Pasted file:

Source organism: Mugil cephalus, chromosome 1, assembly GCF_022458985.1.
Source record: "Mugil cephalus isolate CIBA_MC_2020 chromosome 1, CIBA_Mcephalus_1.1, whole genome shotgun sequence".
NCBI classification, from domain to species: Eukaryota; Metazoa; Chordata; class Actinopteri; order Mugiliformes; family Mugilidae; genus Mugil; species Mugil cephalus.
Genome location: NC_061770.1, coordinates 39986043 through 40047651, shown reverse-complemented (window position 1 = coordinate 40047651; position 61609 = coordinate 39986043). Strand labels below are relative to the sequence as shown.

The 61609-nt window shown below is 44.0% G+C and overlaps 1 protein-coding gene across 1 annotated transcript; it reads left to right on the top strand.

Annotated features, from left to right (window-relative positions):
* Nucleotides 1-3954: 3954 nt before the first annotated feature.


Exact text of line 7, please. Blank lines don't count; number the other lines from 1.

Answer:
* Nucleotides 1-3954: 3954 nt before the first annotated feature.